Recovery

In spite of any and all preventative measures, there will always be tight deadlines or heavy blankets that cause strain on your hands, arms, and neck.

When that happens, here are my favorite methods for helping with pain, recurring or otherwise.

Pain Relieving Creams

My absolute favorite warming/pain relieving cream is Sombra. I have used it for years for sore muscles from when I rode horses, and now it works great on my sore arm and neck muscles.

Keep in mind that joint pain and muscle pain are different. If you feel sore joints, topical warm pain relief creams probably won’t help. In the case of sore joints, you will need NSAID pain relievers that are also anti-inflamatory, like Aleve or Ibuprofen.

Compression Gloves

Traditionally used for arthritis, compression gloves are great for helping relieve exhausted hands and decrease inflammation. You can get them at craft stores in the yarn tool section or you can get them at a drug store with other wraps and braces.

I have these in the Recovery section because I haven’t found them to do as much when worn regularly, but they make a great improvement to add some stability to tired wrists and fingers.

Epsom Salt Soaks

Just like you would soak your sore feet in warm water, you can do the same with your hands. Fill a large bowl with very warm water (but not too hot) and add 1 cup of epsom salt. I like to set the bowl on a towel on my lap while I soak my hands. Soak your hands for 15 minutes once or twice a day to help heal those exhausted hands.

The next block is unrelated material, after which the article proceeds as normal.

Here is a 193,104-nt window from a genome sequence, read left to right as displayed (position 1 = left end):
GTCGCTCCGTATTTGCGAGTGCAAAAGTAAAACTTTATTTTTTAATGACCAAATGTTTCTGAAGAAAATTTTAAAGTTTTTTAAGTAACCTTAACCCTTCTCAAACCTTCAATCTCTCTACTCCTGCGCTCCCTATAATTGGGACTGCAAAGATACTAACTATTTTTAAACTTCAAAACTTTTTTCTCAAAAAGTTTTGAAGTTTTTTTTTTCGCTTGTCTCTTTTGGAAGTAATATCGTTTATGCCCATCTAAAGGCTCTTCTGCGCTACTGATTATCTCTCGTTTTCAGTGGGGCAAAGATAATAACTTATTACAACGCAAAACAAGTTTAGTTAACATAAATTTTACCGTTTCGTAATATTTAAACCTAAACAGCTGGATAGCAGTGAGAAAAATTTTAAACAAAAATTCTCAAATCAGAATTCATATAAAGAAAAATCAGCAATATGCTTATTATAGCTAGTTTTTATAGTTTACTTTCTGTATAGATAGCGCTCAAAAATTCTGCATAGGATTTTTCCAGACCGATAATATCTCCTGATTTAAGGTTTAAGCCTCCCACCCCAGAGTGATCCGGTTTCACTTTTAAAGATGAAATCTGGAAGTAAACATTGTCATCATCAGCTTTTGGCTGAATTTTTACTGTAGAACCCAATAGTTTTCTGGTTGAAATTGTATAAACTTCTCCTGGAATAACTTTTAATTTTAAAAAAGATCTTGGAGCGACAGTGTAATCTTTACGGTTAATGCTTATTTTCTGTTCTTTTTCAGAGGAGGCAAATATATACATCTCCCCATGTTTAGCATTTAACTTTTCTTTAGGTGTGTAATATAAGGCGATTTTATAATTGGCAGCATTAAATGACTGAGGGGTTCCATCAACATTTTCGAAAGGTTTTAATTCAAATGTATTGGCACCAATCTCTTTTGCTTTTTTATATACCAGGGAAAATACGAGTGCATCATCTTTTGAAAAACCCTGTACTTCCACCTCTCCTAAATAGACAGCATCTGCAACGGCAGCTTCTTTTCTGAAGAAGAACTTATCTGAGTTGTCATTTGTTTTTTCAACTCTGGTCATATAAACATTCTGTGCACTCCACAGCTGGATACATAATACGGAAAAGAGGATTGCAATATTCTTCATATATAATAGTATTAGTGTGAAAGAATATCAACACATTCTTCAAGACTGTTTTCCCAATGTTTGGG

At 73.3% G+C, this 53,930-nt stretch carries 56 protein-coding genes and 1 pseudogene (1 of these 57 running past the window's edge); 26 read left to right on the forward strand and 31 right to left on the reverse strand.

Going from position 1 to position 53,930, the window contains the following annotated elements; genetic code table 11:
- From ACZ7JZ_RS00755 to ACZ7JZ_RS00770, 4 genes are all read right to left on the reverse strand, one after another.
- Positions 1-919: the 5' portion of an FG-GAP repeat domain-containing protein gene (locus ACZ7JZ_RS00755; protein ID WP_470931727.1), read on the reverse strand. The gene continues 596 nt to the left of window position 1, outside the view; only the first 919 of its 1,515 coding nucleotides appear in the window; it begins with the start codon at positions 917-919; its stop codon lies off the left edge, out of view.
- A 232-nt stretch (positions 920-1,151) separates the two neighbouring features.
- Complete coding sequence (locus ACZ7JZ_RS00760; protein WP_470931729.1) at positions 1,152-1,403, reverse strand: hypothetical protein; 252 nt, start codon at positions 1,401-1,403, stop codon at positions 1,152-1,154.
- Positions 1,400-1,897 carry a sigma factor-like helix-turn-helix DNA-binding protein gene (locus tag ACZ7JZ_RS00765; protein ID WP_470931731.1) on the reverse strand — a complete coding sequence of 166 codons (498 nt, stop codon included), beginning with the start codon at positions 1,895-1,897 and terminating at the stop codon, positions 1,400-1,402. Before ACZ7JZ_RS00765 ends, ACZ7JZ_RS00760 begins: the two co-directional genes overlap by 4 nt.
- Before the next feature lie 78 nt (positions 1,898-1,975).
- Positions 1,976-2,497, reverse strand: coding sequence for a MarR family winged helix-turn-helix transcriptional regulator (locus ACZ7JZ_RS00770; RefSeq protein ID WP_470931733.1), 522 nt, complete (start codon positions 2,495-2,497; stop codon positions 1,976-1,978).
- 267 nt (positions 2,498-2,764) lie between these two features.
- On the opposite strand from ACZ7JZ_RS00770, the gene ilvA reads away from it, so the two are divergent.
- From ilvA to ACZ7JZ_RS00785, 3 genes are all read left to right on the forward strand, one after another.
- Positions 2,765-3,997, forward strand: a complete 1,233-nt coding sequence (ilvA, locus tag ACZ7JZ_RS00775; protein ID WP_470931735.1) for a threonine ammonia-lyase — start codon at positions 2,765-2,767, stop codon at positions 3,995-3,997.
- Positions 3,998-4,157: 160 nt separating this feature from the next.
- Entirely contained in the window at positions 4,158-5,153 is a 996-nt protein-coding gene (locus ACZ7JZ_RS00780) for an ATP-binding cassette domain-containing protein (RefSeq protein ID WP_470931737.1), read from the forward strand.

When To See A Doctor

If you have any of the following symptoms, you need to talk to a doctor. Some are signs of carpel tunnel or tendonitis, and they just can’t be ignored.

  • Weakness in your hands causing you to drop objects.
  • Numbness or tingling in your thumb, index finger, or middle finger ANY of your fingers!
  • Fingers that have trouble bending and unbending or click/pop open and closed.
  • Swelling or discoloration in any part of your hands or fingers.
  • Difficulty moving your thumb or pain at the base of your thumb.
  • Pain that persists for longer than a week.

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When it doubt, trust your doctor. And be sure to tell them about any pain you are having associated with your craft.

Don’t forget it! Pin it!

Yarn on,

Kati

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2 Comments

  • Zeke

    Hi! I love everything about this article, but I did want to mention one thing. In the “you should see a doctor section” you mentioned numbness or tingling or pain in the thumb and first 2 fingers. Definitely go to the doctor if its happening to your pinky or ring finger and pinky as well! It can be a sign of damage to the ulnar nerve, kinda like a cousin of carpal tunnel I guess?

    Maybe I’m just an oddity, but it started as “just” pins-and-needles in my non-dominant pinky that would fade soon after I stopped crocheting, I wrote it off as my hand falling asleep somehow. Over time it spread to my ring finger and down my palm to my wrist, but it wasn’t until elbow pain joined in that I realized it was more than hand fatigue from crocheting a lot.

    • Kati Brown

      Yikes! I have amended that section so people know to watch ALL of their fingers for numbness or pain. Thank you so much for your advice and experience on this. I know anything related to hand health can be a bit scary, and this is no exception!